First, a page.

Insurance Companies Response to BEAT

Many critics have argued that the BEAT tax is a form of double taxation on foreign insurance and reinsurance companies. On the other hand, domestic U.S. insurers seem to favor BEAT because it may discourage offshoring profits to tax havens. Nonetheless, other experts argue that in response to the reform, insurance companies should attempt to restructure or avoid the multinational agreements as much as possible.

Some companies have heeded this advice and eliminated old company reinsurance agreements. However, for the insurance industry this is difficult because the reinsurance agreements are largely created overseas which triggers the tax liability. One company reported that had that provision been in effect in 2017, BEAT liability would have amounted to $10 million. Considering that the provision applies to a certain class of companies, it is possible that similarly situated insurance companies could see the same – if not more – liability. Thus, the insurance industry has begun to lobby for additional clarification for this provision.

The Indirect Effect of BEAT on Insureds

Not only does the BEAT provision affect the insurance companies, but it will also have an indirect effect on consumers because negative effects on an insurance company ultimately affects those that purchase insurance. Prior to the implementation of the tax overhaul, the Washington-based Coalition for American Insurance (Coalition) expressed a deep disappointment at the inclusion of the BEAT provision because of its impact on U.S. consumers and businesses. The Coalition argued that the anticipated tax relief was essentially undone because consumers and small businesses would be hit with higher insurance premiums.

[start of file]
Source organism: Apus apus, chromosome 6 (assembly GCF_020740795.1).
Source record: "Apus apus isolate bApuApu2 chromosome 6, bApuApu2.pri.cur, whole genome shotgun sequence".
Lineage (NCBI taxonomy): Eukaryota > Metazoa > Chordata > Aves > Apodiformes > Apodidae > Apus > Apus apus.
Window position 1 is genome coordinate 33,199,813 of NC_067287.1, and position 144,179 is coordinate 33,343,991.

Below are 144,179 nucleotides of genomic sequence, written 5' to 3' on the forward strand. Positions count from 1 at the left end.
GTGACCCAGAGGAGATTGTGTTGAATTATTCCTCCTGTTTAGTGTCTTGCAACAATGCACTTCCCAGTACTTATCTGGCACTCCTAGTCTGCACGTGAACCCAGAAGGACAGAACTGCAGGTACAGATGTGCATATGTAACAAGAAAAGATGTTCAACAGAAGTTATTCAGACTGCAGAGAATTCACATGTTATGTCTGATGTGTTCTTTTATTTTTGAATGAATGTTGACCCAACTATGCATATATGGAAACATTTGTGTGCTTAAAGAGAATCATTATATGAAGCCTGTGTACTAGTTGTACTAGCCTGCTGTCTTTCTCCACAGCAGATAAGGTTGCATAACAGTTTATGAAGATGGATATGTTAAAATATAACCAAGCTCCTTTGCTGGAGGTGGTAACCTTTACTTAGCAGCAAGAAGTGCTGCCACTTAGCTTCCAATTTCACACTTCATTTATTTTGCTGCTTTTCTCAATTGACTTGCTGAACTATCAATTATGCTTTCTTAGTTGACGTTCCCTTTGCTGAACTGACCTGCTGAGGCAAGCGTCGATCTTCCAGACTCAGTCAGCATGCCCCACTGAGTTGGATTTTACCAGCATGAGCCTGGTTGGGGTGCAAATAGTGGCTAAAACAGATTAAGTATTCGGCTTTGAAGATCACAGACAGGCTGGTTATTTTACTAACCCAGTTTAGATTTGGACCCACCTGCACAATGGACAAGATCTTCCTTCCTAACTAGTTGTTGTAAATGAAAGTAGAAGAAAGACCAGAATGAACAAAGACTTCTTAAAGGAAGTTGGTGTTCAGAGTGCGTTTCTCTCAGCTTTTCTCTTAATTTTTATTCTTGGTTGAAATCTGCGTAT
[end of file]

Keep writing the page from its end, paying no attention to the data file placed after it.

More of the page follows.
The provision has effectively decreased capacity benefits to the global insurance markets and thus increased U.S. prices. Therefore, with this potential risk to their bottom line, insurance companies are bound to compensate for their risk and subsequently drive up the cost of insurance overall. This will pose an exceptional problem to states that frequently experience natural disasters and rely on affordable insurance from insurance companies. For example, consider that you are an insurance buyer living in an area that is frequently subjected to hurricanes, and you reach out to an insurance company looking to insure yourself against this risk. The insurance company is simultaneously handling the risks of BEAT, and therefore to compensate for that risk, will charge you more to cover your risk. Now multiply this issue by the vast number of insureds attempting to manage their hurricane risk.

Overall, the BEAT tax has unintentionally created fearfulness within the insurance industry – and for good reason; their bottom lines are being attacked. More importantly, the biggest losers in this situation could be the consumers that need affordable insurance coverage. While the insurance companies are lobbying for their own benefit, regulators should keep in mind any ripple effects this tax may have.